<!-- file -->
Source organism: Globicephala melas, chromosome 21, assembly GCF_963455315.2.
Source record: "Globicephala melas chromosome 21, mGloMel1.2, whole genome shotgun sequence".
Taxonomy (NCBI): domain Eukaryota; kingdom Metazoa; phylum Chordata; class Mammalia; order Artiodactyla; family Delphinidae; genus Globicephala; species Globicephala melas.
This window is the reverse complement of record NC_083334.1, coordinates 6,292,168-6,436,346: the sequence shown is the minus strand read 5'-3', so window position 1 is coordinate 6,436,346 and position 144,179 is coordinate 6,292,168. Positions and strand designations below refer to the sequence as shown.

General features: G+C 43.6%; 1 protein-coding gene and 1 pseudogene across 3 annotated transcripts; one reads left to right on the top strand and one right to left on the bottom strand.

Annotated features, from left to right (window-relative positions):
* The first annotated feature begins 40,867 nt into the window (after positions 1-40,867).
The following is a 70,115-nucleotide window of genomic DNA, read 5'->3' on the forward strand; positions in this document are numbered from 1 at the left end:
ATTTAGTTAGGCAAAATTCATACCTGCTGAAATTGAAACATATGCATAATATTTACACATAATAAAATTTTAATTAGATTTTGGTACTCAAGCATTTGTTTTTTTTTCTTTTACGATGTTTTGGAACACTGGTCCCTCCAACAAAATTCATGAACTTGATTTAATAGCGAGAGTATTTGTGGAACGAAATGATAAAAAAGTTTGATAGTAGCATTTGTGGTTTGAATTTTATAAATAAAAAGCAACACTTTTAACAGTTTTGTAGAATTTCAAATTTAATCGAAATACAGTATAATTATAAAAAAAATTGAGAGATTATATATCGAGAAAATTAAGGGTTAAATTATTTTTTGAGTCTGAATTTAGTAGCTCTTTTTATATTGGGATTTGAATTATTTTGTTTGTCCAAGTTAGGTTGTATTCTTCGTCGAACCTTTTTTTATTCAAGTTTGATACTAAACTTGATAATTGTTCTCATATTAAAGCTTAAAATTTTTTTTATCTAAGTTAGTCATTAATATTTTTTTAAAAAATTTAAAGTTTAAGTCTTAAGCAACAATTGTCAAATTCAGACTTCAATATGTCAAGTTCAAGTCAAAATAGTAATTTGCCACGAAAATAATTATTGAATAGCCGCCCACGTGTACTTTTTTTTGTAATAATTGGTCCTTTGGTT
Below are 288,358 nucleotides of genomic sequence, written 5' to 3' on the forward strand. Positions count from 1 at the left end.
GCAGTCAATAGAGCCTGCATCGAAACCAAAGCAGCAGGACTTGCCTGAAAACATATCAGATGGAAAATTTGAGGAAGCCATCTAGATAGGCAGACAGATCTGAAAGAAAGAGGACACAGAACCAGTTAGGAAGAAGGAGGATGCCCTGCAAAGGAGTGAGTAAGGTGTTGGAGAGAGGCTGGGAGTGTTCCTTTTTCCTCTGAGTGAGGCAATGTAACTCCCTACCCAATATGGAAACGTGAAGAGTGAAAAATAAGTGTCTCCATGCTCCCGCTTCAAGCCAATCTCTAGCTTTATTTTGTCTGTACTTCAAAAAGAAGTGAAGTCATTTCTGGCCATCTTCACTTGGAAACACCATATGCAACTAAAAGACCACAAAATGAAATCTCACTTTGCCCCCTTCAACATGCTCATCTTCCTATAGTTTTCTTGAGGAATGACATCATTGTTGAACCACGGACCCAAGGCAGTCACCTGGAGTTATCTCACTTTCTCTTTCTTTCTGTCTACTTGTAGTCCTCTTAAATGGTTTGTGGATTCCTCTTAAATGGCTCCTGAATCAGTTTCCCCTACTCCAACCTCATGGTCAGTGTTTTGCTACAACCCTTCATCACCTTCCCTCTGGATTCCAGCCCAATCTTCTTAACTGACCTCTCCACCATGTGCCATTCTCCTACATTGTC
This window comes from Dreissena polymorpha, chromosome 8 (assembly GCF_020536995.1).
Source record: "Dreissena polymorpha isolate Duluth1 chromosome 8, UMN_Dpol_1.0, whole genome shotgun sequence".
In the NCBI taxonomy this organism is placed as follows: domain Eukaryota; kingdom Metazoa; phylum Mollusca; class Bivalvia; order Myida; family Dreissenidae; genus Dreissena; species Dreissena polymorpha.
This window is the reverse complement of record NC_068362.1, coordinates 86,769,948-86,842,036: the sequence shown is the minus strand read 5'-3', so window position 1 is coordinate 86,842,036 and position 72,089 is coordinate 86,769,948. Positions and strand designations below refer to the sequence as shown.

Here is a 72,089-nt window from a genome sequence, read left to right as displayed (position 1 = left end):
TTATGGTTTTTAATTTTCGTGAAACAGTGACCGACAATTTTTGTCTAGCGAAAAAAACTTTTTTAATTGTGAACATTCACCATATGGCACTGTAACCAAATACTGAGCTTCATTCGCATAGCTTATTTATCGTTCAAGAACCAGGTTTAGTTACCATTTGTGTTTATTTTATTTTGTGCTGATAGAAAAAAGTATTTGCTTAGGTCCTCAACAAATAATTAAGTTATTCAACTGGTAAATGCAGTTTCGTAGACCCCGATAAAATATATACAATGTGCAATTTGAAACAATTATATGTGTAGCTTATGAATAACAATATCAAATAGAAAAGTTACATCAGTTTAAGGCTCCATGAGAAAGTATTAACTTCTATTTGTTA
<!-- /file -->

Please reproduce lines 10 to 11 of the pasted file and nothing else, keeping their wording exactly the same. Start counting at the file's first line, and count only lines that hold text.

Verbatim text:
Below are 288,358 nucleotides of genomic sequence, written 5' to 3' on the forward strand. Positions count from 1 at the left end.
GCAGTCAATAGAGCCTGCATCGAAACCAAAGCAGCAGGACTTGCCTGAAAACATATCAGATGGAAAATTTGAGGAAGCCATCTAGATAGGCAGACAGATCTGAAAGAAAGAGGACACAGAACCAGTTAGGAAGAAGGAGGATGCCCTGCAAAGGAGTGAGTAAGGTGTTGGAGAGAGGCTGGGAGTGTTCCTTTTTCCTCTGAGTGAGGCAATGTAACTCCCTACCCAATATGGAAACGTGAAGAGTGAAAAATAAGTGTCTCCATGCTCCCGCTTCAAGCCAATCTCTAGCTTTATTTTGTCTGTACTTCAAAAAGAAGTGAAGTCATTTCTGGCCATCTTCACTTGGAAACACCATATGCAACTAAAAGACCACAAAATGAAATCTCACTTTGCCCCCTTCAACATGCTCATCTTCCTATAGTTTTCTTGAGGAATGACATCATTGTTGAACCACGGACCCAAGGCAGTCACCTGGAGTTATCTCACTTTCTCTTTCTTTCTGTCTACTTGTAGTCCTCTTAAATGGTTTGTGGATTCCTCTTAAATGGCTCCTGAATCAGTTTCCCCTACTCCAACCTCATGGTCAGTGTTTTGCTACAACCCTTCATCACCTTCCCTCTGGATTCCAGCCCAATCTTCTTAACTGACCTCTCCACCATGTGCCATTCTCCTACATTGTC